Last night had been wonderful, but hearingstories about her parents and how they fell in love also reinforcedhow alone she was. Her life back home wasn’t exactly going to plan,but it was easy to forget that when she could fill her days andnights with friends and activities. Since landing in Ireland shewas more aware than ever that she was missing something in herlife—the kind of love and companionship that her grandparents, andapparently her parents, had. That made it hard not to fantasizeabout a date with Michael, a future with a man like Michael soshe’d never be alone again.

“I’ll hold you to that. Have a lovelyafternoon, and Michael, tell your mother I have everything arrangedfor her St. Vincent de Paul meeting next week.”

“I will. Mary?” Michael held out hisarm.

With her arm threaded through his they madetheir way out to his car—a black Jaguar. “Nice ride.”

Michael winced. “Bought in better times—I wishI’d been a bit more practical.”

He held open her door and Mary slid in. “Whatdo you do?” she asked as he got in to the driver’s seat.

“I was a mortgage broker. In the height of theCeltic Tiger that meant I was living very well indeed.”

“Hence the car.”

He nodded. “Then, when things started to go badI was offered a golden handshake—a nice financial package if I leftearly. Only a few months later my coworkers were being laid offwithout any severance pay. I was lucky.”

“I heard the recession hit very hardhere.”

“Very hard, indeed. Ireland has been throughhard times before, and they’ve come again.”

“So what do you do now? I heard you live inDublin.”

“Asking about me were you?” Michael’s eyes—apretty pale green—sparkled as he smiled at her.

“No, I mean, I didn’t ask. Sorcha just toldme.”

“I’m only teasing you, pretty Mary.” They weredriving along the road she’d come in on—the one that curved alongthe walls of the glen. Now he turned off, descending once more intothe valley. “I work for the Citizen’s Advice Bureau. The truth ofit is that I was part of the problem, dealing in mortgages thatwere rotten. We though that we could do no wrong, that the goodtimes would never end. So now I help people understand their rightsand options.”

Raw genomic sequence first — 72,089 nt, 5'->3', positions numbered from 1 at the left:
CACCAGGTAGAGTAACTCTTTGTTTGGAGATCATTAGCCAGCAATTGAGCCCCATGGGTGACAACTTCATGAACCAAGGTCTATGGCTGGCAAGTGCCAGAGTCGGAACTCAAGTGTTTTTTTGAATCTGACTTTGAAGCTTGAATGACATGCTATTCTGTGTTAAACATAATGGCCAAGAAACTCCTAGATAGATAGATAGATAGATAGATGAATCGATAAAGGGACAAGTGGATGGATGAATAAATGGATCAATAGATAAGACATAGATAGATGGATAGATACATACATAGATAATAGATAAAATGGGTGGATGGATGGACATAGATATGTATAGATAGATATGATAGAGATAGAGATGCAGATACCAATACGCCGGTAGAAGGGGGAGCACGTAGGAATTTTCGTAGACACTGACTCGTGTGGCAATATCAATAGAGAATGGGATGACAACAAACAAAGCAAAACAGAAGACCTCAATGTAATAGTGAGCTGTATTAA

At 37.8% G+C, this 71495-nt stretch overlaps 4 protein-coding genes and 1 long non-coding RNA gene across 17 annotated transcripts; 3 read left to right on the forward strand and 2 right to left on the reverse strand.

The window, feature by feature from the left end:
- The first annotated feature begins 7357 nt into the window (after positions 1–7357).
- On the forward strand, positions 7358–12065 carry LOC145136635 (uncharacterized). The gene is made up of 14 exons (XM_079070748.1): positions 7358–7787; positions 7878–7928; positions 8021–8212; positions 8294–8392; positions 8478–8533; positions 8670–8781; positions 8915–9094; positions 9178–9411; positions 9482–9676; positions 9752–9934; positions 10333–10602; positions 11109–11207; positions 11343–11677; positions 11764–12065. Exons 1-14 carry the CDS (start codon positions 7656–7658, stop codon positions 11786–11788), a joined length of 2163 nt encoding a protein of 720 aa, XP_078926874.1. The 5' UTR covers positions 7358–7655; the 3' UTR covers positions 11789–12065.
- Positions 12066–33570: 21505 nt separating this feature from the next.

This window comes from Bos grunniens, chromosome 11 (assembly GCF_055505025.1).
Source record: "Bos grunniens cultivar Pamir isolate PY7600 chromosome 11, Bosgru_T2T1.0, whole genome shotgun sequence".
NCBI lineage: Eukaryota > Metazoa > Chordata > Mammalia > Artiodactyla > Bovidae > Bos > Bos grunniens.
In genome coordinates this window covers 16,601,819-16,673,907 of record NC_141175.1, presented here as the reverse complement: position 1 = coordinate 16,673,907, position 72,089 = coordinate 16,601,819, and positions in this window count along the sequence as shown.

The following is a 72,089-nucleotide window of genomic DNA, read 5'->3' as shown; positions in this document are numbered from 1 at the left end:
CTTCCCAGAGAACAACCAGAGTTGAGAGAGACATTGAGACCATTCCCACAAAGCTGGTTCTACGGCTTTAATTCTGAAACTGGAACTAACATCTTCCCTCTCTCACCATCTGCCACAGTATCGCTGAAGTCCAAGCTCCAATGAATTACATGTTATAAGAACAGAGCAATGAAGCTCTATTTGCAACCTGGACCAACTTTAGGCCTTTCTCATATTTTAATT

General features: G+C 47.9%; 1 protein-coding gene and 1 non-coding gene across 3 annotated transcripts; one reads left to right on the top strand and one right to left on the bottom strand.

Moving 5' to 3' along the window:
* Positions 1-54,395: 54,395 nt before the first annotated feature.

“That’s noble of you.”

“Hardly. It’s the least a body can do to helpclean up the mess.” Michael was quiet for a moment, and Mary couldsee the effort he was making to come out the dark mood her questionhad put him in. “Please God, we’ll see an end to these hard timessoon.”

Not sure what to say, Mary looked out thewindow as they made their way down a winding road flanked byfields. Soon the fields gave way to the first buildings.

“Is this Cailtytown?”

“It is. I’ll give you a bit of a tour before westop.”

The streets were narrow, not made for cars, andmore than once they had to pull to the side, wheels on thefootpath, to allow another car to pass.

“This here is the town center.”

There was a small square, with grass sectionedoff by paths, flowers in huge stone urns, and a pedestal in thecenter with a life-size statue of man mounted on it.

“Who is the statue of?” Mary ducked to look outthe window at the figure.